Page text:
Spacecrafts’ Final Destination


Every year, more spacecrafts and satellites than we can possibly count, are launched to space to study the universe, observe the weather, and many more reasons. Have you ever wondered where these spacecrafts go after they complete their mission? Do they continue to wander in space? Do they have a final destination?

According to NASA, the answer is simple. You cannot leave a spacecraft to wander aimlessly, without knowing where it will eventually end up! For example, spacecrafts and satellites that are far away from Earth’s orbit end up in a place that we call the “graveyard orbit”, also known as junk orbit, which is located at 22,400 miles (36,050 km) from Earth. Far away, satellites and spacecrafts are programmed before launch to end up there when they are no longer operational. This way, active satellites (operational satellites) can rotate safely without crashing into non-operational satellites. Is there a similar place on Earth that acts as a final destination for near spacecraft or satellites that are no longer operational?

Graveyard orbit 300 km above geostationary orbit. Credits: ESA.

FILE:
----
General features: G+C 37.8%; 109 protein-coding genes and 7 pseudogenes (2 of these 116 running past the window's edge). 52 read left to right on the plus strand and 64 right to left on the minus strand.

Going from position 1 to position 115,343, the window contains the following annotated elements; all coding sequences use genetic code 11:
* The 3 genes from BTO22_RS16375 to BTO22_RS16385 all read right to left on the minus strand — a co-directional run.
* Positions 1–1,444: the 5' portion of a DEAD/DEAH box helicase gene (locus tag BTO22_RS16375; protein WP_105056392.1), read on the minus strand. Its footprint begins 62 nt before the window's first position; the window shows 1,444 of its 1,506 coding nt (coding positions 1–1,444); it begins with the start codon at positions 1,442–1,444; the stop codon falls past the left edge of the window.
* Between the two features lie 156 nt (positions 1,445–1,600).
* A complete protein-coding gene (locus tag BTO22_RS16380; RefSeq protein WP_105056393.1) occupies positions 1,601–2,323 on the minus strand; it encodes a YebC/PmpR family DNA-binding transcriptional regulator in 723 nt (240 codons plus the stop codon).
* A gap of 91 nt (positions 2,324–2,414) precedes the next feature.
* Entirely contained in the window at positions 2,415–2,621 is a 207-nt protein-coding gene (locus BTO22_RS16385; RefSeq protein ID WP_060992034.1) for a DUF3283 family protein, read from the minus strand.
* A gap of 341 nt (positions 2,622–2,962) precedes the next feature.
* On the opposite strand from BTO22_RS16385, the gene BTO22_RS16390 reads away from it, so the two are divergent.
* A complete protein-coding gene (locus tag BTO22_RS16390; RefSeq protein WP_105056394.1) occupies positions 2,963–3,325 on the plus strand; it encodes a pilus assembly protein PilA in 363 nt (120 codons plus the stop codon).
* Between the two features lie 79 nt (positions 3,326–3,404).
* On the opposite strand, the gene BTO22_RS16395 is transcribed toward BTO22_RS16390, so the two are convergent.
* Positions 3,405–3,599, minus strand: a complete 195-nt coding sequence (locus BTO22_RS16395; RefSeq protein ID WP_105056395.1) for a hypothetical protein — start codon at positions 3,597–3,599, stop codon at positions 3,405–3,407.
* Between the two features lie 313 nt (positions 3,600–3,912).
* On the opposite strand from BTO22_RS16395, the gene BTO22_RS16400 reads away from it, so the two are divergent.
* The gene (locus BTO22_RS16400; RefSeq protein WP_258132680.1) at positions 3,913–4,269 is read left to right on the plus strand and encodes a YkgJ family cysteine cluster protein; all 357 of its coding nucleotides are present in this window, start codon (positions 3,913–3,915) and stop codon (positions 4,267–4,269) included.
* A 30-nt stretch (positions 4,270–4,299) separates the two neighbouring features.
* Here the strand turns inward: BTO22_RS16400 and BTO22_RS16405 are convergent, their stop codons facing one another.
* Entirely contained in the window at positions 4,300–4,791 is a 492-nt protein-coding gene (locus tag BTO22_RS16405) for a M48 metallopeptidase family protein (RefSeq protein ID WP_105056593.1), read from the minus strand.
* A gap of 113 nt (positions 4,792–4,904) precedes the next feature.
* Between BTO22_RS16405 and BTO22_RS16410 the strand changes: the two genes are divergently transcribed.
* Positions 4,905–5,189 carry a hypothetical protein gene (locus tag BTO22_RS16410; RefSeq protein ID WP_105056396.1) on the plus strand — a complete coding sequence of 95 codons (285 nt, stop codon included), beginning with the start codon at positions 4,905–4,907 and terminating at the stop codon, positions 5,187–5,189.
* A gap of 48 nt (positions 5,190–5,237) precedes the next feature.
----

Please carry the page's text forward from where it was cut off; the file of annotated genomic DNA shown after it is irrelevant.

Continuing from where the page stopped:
Nearby spacecrafts or satellites return to Earth. Is it safe? Yes. When the fuel of a small spacecraft or satellite (such as observation satellites) is about to run out, engineers use this fuel to slow it down. When this happens, they fall out of orbit, and burn up. By the time they reach Earth, they have completely disappeared, and we no longer need to worry about them.

As for larger objects (such as space stations), they cannot disappear into thin air when they fall out of orbit; that is why their final destination is planned. Spacecraft operators ensure spacecrafts fall into a deserted area far from any human civilization; this place is known as the “Spacecraft Cemetery”. This is located in the Pacific Ocean, between South America and New Zealand. This place is sometimes called “Point Nemo”, which is Latin for “No One”, and was named after Captain Nemo from Jules Verne’s novel Twenty Thousand Leagues Under the Seas. It was named Nemo because it is a deserted area, and that is why space agencies plan for large spacecrafts to end up there.

Spacecraft Cemetery in the South Pacific Ocean. Credits: NASA Space Place.

According to Popular Science magazine, space agencies from all over the world have dumped more than 260 spacecrafts between 1971 and 2016, and the number is continually growing. When NASA’s International Space Station (ISS), which has been in operation since 1998, is decommissioned in 2031, it will end up in the spacecraft cemetery as well.

Spacecraft Cemetery | Where the International Space Station Will Die

For now, I do not think we need to worry about the status of spacecraft cemeteries and their contents; or do we? That is a topic for another article.


Cover Image: Photo by form PxHere

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